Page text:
More than 1,000 people in the US have died of coronavirus nearly every day this month – USA DAILY NEWS

More than 1,000 people in the US have died of coronavirus nearly every day this month

(CNN)The Covid-19 death toll in the United States has soared to more than 170,000, just 18 days after the nation marked 150,000 lives lost.

As cases have increased in the US, the lull between grim milestones has grown shorter. It took 54 days for the number of people killed by the virus to go from one to 50,000, and then 34 days to cross 100,000 mark on May 27. Now, more than 5.4 million people have been infected and 170,052 have died, according to data from Johns Hopkins University.

By September 5, the number of deaths could grow to 189,000, according to a projection from an ensemble forecast by the US Centers for Disease Control and Prevention.

    More than 1,000 coronavirus deaths have been reported nearly every day this month. Since July 27, only five days have been under that threshold.

    Cases and deaths are climbing as a potential vaccine is still months away and as students return to school for in-person classes amid growing outbreaks among younger populations.

    ‘We’ve got to break through to our young people’

    While older Americans are more at risk for severe illness from coronavirus, health experts and officials are continuing to warn that younger populations are at the forefront of its spread.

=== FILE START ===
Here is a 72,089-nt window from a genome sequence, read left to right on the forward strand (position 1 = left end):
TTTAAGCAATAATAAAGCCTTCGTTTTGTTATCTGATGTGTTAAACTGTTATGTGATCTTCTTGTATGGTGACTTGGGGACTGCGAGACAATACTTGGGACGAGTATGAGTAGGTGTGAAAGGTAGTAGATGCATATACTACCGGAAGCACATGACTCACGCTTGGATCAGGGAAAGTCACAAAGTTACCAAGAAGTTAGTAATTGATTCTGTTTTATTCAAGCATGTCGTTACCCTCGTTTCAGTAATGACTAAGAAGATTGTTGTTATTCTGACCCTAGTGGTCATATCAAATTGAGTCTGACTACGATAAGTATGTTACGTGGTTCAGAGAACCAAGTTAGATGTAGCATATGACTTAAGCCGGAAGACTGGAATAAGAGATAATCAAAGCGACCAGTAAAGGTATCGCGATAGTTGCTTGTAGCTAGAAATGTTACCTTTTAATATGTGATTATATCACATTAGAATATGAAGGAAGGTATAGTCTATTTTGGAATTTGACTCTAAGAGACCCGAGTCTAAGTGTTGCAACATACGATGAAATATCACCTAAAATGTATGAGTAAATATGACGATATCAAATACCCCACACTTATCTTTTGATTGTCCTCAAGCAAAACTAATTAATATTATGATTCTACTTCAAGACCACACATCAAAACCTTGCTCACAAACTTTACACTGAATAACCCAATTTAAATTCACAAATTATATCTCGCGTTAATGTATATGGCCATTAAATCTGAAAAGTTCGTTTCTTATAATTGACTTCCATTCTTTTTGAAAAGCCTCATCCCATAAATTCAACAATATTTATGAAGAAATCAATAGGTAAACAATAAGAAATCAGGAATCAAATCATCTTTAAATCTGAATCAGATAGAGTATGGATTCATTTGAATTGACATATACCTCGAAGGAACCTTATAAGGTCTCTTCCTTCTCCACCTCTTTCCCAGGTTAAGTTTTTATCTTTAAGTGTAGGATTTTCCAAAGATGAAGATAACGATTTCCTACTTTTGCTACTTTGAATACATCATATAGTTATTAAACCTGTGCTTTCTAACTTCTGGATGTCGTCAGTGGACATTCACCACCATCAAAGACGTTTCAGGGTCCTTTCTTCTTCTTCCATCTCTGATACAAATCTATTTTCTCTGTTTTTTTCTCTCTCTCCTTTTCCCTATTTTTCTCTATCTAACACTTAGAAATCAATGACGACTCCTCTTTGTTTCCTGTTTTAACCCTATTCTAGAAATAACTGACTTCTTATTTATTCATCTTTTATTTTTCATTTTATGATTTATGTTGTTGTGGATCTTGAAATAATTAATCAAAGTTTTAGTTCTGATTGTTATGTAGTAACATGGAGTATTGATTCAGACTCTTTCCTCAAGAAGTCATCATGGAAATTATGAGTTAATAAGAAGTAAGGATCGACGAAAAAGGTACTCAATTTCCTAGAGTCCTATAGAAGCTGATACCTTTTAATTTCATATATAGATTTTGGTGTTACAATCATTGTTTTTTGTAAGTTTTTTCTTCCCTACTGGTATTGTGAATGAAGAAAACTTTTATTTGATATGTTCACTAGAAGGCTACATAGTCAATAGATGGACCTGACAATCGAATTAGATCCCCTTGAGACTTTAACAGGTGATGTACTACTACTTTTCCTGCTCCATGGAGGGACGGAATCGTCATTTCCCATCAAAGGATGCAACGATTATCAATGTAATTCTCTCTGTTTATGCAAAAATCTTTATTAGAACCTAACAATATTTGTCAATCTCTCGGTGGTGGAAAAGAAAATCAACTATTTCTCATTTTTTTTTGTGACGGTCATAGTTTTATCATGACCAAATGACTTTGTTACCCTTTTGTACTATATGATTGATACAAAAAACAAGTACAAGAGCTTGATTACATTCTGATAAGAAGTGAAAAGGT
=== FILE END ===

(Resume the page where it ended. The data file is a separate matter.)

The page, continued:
“We’ve got to break through to our young people that they are not immune to the virus,” Chicago Mayor Lori Lightfoot said.

    The city has seen a steady increase in cases, which she attributed to 18 to 29-year-olds.

    Also steadily increasing is the number of cases among children, according to CDC guidance.

    Early data led many experts to believe that children did not contract or spread the virus in the same way that adults do. But as more research has been done into their age group, that belief is changing, the CDC said.

    More than 2,000 students, teachers and staff quarantined in several schools

    “Recent evidence suggests that children likely have the same or higher viral loads in their nasopharynx compared with adults and that children can spread the virus effectively in households and camp settings,” the guidance states.

    The new guidance comes as many schools have opened their doors to bring students back for in-person learning. Several have already experienced outbreaks, prompting quarantines and closures.

    The Los Angeles Unified School District (LAUSD), which will begin its school year virtually this week, is launching a new program “that will provide regular COVID-19 testing and contact tracing to school staff, students and their families,” Superintendent Austin Beutner announced in a news release Sunday.

    “Extraordinary circumstances call for extraordinary actions, and while this testing and contact tracing effort is unprecedented, it is necessary and appropriate,” Beutner said.

    Infections reported as colleges reopen

    Cases have also cropped up at colleges and universities as students return to campus.